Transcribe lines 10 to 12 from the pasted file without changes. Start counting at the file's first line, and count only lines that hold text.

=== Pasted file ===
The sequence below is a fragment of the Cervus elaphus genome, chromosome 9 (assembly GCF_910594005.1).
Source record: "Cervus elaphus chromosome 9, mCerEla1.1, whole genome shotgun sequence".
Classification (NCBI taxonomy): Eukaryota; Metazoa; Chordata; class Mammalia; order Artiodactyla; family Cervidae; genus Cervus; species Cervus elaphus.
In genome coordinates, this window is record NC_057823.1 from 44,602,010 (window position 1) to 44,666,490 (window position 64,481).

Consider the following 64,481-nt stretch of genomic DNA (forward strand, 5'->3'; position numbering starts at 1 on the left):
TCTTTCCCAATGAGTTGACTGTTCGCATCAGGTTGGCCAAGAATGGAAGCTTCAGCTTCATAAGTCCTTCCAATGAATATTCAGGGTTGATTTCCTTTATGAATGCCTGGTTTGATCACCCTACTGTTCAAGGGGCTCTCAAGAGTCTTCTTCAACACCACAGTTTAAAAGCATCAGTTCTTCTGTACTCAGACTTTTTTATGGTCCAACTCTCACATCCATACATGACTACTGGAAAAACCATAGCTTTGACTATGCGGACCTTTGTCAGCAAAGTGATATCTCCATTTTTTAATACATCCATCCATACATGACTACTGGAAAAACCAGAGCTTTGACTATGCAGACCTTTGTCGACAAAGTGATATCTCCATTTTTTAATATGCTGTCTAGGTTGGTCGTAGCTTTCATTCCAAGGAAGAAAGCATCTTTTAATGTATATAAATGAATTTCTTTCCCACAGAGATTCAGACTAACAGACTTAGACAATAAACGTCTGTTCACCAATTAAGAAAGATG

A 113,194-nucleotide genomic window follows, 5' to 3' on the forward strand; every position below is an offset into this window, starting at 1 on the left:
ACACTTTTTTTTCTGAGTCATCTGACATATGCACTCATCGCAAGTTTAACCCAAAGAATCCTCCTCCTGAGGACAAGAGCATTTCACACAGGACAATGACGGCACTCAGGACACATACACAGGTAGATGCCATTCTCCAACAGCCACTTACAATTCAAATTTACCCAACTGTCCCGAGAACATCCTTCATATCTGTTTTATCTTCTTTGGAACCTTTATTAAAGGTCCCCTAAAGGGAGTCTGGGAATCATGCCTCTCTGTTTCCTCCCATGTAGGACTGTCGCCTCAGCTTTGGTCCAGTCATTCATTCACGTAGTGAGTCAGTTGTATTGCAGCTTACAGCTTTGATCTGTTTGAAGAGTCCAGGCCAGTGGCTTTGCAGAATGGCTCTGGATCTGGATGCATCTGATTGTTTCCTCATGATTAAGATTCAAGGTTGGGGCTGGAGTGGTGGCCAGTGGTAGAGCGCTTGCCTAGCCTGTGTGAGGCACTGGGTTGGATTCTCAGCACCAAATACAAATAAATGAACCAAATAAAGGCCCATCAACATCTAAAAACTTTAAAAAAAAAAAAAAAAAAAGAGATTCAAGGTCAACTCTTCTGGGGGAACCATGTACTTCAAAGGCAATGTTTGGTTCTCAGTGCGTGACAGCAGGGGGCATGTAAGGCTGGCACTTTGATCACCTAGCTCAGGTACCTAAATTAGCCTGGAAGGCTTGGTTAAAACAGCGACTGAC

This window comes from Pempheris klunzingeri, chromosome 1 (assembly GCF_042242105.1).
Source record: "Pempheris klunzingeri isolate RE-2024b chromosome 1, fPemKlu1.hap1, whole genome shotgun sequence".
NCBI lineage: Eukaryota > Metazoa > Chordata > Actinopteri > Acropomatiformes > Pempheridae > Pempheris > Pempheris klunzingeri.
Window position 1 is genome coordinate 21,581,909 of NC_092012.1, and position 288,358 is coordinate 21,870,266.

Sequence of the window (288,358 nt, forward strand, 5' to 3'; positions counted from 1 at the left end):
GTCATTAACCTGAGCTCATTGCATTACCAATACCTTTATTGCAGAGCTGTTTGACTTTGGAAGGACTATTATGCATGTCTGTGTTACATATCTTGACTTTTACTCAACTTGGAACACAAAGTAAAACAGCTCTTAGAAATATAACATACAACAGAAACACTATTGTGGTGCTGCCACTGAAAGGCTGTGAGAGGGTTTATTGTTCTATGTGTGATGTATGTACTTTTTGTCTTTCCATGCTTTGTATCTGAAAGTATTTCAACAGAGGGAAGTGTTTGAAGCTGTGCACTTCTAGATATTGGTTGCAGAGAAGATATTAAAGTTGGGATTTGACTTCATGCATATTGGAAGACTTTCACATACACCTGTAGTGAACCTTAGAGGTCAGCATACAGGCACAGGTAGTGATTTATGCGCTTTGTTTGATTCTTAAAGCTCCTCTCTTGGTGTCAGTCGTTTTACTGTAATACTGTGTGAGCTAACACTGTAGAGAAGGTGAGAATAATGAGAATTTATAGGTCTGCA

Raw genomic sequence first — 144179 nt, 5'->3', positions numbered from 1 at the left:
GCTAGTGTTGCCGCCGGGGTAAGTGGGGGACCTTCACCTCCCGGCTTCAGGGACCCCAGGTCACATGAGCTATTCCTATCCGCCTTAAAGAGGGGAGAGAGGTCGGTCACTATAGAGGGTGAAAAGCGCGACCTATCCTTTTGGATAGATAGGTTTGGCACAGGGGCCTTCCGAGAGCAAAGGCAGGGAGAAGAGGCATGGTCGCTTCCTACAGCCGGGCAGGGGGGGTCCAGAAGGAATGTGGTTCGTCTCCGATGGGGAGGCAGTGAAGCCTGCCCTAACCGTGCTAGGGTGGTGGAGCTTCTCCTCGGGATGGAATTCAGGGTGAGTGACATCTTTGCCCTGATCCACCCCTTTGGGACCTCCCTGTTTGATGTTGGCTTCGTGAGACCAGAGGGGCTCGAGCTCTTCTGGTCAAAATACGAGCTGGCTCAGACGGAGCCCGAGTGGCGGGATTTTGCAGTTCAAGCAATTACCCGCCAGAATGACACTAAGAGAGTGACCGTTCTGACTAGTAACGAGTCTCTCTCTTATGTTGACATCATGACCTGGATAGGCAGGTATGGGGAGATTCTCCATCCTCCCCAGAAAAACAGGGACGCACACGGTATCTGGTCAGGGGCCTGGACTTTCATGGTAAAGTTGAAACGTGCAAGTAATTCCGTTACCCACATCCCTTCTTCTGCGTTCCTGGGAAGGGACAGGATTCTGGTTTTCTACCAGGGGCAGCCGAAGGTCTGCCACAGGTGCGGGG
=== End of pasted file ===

Source record: "Pempheris klunzingeri isolate RE-2024b chromosome 1, fPemKlu1.hap1, whole genome shotgun sequence".
NCBI lineage: Eukaryota > Metazoa > Chordata > Actinopteri > Acropomatiformes > Pempheridae > Pempheris > Pempheris klunzingeri.
Window position 1 is genome coordinate 21,581,909 of NC_092012.1, and position 288,358 is coordinate 21,870,266.